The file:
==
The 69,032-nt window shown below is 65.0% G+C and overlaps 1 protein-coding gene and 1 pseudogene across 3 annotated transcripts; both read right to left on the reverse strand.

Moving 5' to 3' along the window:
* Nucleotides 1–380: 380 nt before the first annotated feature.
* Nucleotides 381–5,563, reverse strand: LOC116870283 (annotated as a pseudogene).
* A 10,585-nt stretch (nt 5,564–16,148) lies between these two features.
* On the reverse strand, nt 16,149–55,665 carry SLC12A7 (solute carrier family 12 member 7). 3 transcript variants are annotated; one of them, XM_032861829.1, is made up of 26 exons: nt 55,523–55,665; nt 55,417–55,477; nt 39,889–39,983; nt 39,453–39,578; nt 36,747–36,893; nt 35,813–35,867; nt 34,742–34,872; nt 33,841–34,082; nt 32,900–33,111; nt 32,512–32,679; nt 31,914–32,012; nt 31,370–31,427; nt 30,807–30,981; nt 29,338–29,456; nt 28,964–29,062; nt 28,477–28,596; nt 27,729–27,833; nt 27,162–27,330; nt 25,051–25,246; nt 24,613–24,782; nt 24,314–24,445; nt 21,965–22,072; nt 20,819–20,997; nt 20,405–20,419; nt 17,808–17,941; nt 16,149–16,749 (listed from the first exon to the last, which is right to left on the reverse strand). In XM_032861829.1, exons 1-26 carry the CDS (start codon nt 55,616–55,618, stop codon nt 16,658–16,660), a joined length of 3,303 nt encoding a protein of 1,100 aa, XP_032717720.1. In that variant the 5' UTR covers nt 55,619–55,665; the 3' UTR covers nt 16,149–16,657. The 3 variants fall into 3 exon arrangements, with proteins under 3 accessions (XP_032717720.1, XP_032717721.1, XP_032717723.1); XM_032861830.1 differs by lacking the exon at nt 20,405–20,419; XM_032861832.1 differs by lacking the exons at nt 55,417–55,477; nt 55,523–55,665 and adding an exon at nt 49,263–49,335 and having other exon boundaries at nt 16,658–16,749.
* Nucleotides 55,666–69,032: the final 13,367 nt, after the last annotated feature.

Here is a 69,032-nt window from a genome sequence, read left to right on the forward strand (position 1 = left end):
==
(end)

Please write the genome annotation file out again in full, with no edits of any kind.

The 69,032-nt window shown below is 65.0% G+C and overlaps 1 protein-coding gene and 1 pseudogene across 3 annotated transcripts; both read right to left on the reverse strand.

Moving 5' to 3' along the window:
* Nucleotides 1–380: 380 nt before the first annotated feature.
* Nucleotides 381–5,563, reverse strand: LOC116870283 (annotated as a pseudogene).
* A 10,585-nt stretch (nt 5,564–16,148) lies between these two features.
* On the reverse strand, nt 16,149–55,665 carry SLC12A7 (solute carrier family 12 member 7). 3 transcript variants are annotated; one of them, XM_032861829.1, is made up of 26 exons: nt 55,523–55,665; nt 55,417–55,477; nt 39,889–39,983; nt 39,453–39,578; nt 36,747–36,893; nt 35,813–35,867; nt 34,742–34,872; nt 33,841–34,082; nt 32,900–33,111; nt 32,512–32,679; nt 31,914–32,012; nt 31,370–31,427; nt 30,807–30,981; nt 29,338–29,456; nt 28,964–29,062; nt 28,477–28,596; nt 27,729–27,833; nt 27,162–27,330; nt 25,051–25,246; nt 24,613–24,782; nt 24,314–24,445; nt 21,965–22,072; nt 20,819–20,997; nt 20,405–20,419; nt 17,808–17,941; nt 16,149–16,749 (listed from the first exon to the last, which is right to left on the reverse strand). In XM_032861829.1, exons 1-26 carry the CDS (start codon nt 55,616–55,618, stop codon nt 16,658–16,660), a joined length of 3,303 nt encoding a protein of 1,100 aa, XP_032717720.1. In that variant the 5' UTR covers nt 55,619–55,665; the 3' UTR covers nt 16,149–16,657. The 3 variants fall into 3 exon arrangements, with proteins under 3 accessions (XP_032717720.1, XP_032717721.1, XP_032717723.1); XM_032861830.1 differs by lacking the exon at nt 20,405–20,419; XM_032861832.1 differs by lacking the exons at nt 55,417–55,477; nt 55,523–55,665 and adding an exon at nt 49,263–49,335 and having other exon boundaries at nt 16,658–16,749.
* Nucleotides 55,666–69,032: the final 13,367 nt, after the last annotated feature.

Here is a 69,032-nt window from a genome sequence, read left to right on the forward strand (position 1 = left end):